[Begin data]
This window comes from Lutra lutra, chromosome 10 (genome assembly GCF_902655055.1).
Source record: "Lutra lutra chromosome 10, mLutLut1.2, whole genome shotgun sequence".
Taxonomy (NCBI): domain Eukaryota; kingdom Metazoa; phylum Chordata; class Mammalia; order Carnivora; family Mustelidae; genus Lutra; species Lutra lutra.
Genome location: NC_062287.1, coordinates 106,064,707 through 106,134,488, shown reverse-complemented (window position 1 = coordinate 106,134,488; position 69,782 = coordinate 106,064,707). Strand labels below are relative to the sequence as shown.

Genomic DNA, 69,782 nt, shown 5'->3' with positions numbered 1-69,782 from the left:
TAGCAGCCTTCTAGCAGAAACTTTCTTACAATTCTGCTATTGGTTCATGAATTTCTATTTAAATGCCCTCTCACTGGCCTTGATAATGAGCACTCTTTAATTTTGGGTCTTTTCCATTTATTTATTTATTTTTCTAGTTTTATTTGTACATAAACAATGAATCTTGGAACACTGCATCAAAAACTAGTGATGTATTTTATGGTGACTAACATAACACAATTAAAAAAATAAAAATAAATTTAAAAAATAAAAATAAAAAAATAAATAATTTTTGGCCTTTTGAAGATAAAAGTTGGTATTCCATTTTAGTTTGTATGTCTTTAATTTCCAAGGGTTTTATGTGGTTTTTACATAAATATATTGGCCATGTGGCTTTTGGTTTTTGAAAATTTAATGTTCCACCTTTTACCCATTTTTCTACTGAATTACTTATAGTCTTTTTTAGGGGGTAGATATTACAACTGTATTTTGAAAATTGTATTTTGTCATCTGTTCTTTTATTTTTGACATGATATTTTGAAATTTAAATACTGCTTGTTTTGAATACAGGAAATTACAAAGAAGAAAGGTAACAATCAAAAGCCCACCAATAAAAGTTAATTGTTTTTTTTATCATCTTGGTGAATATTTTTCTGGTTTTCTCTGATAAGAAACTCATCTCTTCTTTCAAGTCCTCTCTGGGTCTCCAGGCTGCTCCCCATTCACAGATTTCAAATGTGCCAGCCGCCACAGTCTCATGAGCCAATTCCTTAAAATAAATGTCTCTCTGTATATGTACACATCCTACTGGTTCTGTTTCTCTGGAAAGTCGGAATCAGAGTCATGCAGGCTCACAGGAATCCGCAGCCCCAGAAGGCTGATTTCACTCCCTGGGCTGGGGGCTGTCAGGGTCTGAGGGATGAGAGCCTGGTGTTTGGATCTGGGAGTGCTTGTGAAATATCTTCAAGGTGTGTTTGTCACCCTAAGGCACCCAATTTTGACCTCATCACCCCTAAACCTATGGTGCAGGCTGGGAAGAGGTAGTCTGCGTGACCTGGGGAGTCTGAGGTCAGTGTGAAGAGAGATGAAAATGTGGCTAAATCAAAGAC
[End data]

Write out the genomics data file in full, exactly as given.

This window comes from Lutra lutra, chromosome 10 (genome assembly GCF_902655055.1).
Source record: "Lutra lutra chromosome 10, mLutLut1.2, whole genome shotgun sequence".
Taxonomy (NCBI): domain Eukaryota; kingdom Metazoa; phylum Chordata; class Mammalia; order Carnivora; family Mustelidae; genus Lutra; species Lutra lutra.
Genome location: NC_062287.1, coordinates 106,064,707 through 106,134,488, shown reverse-complemented (window position 1 = coordinate 106,134,488; position 69,782 = coordinate 106,064,707). Strand labels below are relative to the sequence as shown.

Genomic DNA, 69,782 nt, shown 5'->3' with positions numbered 1-69,782 from the left:
TAGCAGCCTTCTAGCAGAAACTTTCTTACAATTCTGCTATTGGTTCATGAATTTCTATTTAAATGCCCTCTCACTGGCCTTGATAATGAGCACTCTTTAATTTTGGGTCTTTTCCATTTATTTATTTATTTTTCTAGTTTTATTTGTACATAAACAATGAATCTTGGAACACTGCATCAAAAACTAGTGATGTATTTTATGGTGACTAACATAACACAATTAAAAAAATAAAAATAAATTTAAAAAATAAAAATAAAAAAATAAATAATTTTTGGCCTTTTGAAGATAAAAGTTGGTATTCCATTTTAGTTTGTATGTCTTTAATTTCCAAGGGTTTTATGTGGTTTTTACATAAATATATTGGCCATGTGGCTTTTGGTTTTTGAAAATTTAATGTTCCACCTTTTACCCATTTTTCTACTGAATTACTTATAGTCTTTTTTAGGGGGTAGATATTACAACTGTATTTTGAAAATTGTATTTTGTCATCTGTTCTTTTATTTTTGACATGATATTTTGAAATTTAAATACTGCTTGTTTTGAATACAGGAAATTACAAAGAAGAAAGGTAACAATCAAAAGCCCACCAATAAAAGTTAATTGTTTTTTTTATCATCTTGGTGAATATTTTTCTGGTTTTCTCTGATAAGAAACTCATCTCTTCTTTCAAGTCCTCTCTGGGTCTCCAGGCTGCTCCCCATTCACAGATTTCAAATGTGCCAGCCGCCACAGTCTCATGAGCCAATTCCTTAAAATAAATGTCTCTCTGTATATGTACACATCCTACTGGTTCTGTTTCTCTGGAAAGTCGGAATCAGAGTCATGCAGGCTCACAGGAATCCGCAGCCCCAGAAGGCTGATTTCACTCCCTGGGCTGGGGGCTGTCAGGGTCTGAGGGATGAGAGCCTGGTGTTTGGATCTGGGAGTGCTTGTGAAATATCTTCAAGGTGTGTTTGTCACCCTAAGGCACCCAATTTTGACCTCATCACCCCTAAACCTATGGTGCAGGCTGGGAAGAGGTAGTCTGCGTGACCTGGGGAGTCTGAGGTCAGTGTGAAGAGAGATGAAAATGTGGCTAAATCAAAGAC